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The world appears more interesting when you live more than half way to the pole. Different voices too.
"I discovered the Theory of Relativity while riding a bicycle." ~ Albert Einstein ~

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Sunday, October 24, 2004

We have an allegiance to rocks. They are symbols of stability and commitment to the land that has nurtured us from infants to aging adults. Just as ancient northern wayfarers used them to mark their journeys to new places and new adventures, we have them around us to remind us of our dependence and gratitude to the land that has provided that nurture and given us direction.

We have named this figure, Farley, after Farley Mowat the author of The Far-Farers. [We noticed today Farley has gained status in the neighborhood: a bird had perched on his head. Soon we expect there will be bird shit on him which is the true initiation rite a statue must receive to be part of the local environment.]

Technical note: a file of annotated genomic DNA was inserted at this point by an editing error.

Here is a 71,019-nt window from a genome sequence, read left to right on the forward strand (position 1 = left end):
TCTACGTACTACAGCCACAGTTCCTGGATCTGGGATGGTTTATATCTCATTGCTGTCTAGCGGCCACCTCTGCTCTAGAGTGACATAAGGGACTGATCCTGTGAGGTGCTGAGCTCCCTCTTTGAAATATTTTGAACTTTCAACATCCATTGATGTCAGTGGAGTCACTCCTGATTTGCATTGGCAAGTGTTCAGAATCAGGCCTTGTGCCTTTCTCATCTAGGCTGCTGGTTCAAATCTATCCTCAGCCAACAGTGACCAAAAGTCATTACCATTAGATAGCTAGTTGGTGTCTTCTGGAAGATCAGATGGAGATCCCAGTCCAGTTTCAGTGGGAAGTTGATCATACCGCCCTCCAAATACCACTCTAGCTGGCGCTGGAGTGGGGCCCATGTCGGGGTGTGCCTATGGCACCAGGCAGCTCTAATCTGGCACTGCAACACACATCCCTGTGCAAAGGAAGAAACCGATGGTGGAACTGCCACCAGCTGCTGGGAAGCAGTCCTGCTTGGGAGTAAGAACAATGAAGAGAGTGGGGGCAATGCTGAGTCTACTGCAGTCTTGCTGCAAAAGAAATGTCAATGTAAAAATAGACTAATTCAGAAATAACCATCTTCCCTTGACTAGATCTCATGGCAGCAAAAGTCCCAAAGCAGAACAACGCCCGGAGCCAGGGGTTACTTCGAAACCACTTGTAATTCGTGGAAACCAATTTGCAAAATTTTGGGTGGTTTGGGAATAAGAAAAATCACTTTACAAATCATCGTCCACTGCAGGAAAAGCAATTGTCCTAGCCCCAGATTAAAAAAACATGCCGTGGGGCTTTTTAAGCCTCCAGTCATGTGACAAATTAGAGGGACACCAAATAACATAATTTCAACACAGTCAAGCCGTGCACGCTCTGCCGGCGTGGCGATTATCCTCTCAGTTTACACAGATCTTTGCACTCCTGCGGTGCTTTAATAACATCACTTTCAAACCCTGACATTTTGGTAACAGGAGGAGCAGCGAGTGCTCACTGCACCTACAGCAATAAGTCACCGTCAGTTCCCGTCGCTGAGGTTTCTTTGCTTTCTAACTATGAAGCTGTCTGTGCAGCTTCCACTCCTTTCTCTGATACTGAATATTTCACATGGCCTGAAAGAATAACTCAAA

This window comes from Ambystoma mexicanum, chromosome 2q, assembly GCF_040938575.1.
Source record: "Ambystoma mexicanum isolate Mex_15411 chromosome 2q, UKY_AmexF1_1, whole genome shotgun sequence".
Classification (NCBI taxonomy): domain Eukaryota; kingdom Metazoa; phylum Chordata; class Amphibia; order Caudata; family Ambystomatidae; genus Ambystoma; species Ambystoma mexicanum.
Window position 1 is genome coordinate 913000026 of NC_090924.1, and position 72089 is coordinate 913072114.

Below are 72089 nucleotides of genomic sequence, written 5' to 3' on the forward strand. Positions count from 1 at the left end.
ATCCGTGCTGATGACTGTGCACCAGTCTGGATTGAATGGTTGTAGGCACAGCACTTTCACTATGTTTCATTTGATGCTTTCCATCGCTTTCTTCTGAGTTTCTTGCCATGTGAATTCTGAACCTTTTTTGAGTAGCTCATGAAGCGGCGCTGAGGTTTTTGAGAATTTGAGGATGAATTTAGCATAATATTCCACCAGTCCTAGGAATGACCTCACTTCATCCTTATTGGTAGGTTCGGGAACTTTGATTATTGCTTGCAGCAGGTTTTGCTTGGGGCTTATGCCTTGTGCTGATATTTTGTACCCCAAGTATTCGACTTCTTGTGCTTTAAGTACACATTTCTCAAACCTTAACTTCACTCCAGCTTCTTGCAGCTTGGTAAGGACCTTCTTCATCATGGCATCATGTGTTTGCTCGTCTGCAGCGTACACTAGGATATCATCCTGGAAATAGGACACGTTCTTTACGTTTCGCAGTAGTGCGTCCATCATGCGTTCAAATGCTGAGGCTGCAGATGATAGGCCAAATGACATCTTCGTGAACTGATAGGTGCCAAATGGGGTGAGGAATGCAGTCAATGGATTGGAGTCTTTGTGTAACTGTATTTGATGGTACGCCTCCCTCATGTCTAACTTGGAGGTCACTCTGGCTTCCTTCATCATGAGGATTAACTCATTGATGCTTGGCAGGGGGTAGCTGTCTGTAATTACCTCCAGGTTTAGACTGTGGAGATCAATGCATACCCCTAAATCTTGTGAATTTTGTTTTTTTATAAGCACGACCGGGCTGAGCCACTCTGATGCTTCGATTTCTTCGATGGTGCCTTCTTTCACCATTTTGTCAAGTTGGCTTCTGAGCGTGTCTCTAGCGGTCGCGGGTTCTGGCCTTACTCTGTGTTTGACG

Today my partner asked if I had noted the irony in the front yard scene. With that prompt, I wrote the following poem.

Hideous Reality

Facing each other across the street
On one side
A proud Minnesota Viking balloon.
On the other
A modern day Inukshuk of glacial stone.
Both imbued with zeal—
the kind that only comes from religious
commitment, I suppose.
The airy football icon rousing his
true believers to
piss their pants if necessary.
While the stone warrior of ancient lore
wishes someone would notice
his wagging head.


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